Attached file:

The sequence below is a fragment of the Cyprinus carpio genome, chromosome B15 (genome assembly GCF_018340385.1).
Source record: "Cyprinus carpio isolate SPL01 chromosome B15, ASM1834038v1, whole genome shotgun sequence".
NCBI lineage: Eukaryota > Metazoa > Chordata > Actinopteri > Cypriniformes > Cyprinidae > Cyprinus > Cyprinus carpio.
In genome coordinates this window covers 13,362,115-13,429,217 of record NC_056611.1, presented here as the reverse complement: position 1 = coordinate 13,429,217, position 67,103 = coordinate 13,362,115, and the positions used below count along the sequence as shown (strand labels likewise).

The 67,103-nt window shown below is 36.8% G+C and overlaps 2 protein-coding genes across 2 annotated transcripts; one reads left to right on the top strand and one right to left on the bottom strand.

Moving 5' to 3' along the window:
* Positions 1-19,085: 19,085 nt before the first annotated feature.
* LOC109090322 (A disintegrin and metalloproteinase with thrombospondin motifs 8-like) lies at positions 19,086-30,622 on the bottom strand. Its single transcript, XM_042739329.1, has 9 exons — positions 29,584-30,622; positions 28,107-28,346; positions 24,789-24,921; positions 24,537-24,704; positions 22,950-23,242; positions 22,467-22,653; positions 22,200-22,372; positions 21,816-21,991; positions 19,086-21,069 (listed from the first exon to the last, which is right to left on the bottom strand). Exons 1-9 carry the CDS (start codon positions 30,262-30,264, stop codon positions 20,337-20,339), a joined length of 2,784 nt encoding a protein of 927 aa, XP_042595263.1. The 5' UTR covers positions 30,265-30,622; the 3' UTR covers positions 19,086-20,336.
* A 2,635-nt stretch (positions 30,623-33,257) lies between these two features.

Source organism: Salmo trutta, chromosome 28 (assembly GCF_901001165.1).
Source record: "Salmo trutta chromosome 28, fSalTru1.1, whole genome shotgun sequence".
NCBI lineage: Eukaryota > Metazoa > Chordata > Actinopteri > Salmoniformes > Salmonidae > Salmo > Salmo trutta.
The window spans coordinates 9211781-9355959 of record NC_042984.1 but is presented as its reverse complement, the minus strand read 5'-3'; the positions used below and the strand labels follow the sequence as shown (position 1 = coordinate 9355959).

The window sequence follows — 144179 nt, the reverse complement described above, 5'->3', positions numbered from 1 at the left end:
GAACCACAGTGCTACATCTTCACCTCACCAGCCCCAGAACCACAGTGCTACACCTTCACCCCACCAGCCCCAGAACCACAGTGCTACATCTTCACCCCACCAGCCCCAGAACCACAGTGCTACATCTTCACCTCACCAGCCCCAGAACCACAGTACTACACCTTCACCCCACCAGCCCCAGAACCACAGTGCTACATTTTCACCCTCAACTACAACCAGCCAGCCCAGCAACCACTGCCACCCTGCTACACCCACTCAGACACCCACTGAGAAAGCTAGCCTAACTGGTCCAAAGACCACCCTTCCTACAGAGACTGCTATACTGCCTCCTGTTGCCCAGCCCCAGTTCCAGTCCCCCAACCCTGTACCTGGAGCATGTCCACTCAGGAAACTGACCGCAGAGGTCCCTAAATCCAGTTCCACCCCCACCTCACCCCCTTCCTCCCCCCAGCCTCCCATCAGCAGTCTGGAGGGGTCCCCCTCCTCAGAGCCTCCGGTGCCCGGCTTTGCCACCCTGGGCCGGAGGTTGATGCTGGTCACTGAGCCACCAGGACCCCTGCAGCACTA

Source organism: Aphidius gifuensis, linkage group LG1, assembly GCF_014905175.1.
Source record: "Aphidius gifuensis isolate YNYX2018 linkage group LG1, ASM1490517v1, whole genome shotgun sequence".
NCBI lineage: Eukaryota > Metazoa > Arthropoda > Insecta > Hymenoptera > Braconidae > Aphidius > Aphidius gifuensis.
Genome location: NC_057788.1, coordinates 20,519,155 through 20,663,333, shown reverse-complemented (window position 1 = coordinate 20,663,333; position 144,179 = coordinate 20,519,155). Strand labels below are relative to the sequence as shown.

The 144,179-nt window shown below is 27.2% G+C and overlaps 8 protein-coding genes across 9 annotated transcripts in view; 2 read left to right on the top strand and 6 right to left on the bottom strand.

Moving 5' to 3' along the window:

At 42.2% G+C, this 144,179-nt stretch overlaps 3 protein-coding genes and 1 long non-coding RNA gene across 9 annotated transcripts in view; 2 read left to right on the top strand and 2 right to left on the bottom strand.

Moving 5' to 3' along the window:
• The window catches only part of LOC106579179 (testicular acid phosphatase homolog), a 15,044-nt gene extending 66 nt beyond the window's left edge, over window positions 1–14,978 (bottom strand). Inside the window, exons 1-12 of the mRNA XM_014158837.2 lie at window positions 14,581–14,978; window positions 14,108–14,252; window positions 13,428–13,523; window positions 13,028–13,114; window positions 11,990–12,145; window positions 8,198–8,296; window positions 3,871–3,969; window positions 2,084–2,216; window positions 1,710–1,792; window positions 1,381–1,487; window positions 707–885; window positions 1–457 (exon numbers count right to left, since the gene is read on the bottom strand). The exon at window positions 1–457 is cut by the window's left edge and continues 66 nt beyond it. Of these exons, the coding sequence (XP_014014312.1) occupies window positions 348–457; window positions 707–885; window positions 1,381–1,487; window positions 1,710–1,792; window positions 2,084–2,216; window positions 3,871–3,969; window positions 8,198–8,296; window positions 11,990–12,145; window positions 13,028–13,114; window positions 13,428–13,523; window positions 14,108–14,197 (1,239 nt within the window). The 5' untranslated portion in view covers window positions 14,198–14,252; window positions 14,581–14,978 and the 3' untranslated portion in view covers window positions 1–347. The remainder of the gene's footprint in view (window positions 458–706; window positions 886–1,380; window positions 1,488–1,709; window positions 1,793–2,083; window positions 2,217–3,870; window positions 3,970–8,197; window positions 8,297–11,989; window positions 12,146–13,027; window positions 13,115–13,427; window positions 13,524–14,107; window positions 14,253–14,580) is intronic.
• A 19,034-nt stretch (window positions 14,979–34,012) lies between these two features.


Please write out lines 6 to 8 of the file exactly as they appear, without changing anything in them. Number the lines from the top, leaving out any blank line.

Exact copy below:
Moving 5' to 3' along the window:
* Positions 1-19,085: 19,085 nt before the first annotated feature.
* LOC109090322 (A disintegrin and metalloproteinase with thrombospondin motifs 8-like) lies at positions 19,086-30,622 on the bottom strand. Its single transcript, XM_042739329.1, has 9 exons — positions 29,584-30,622; positions 28,107-28,346; positions 24,789-24,921; positions 24,537-24,704; positions 22,950-23,242; positions 22,467-22,653; positions 22,200-22,372; positions 21,816-21,991; positions 19,086-21,069 (listed from the first exon to the last, which is right to left on the bottom strand). Exons 1-9 carry the CDS (start codon positions 30,262-30,264, stop codon positions 20,337-20,339), a joined length of 2,784 nt encoding a protein of 927 aa, XP_042595263.1. The 5' UTR covers positions 30,265-30,622; the 3' UTR covers positions 19,086-20,336.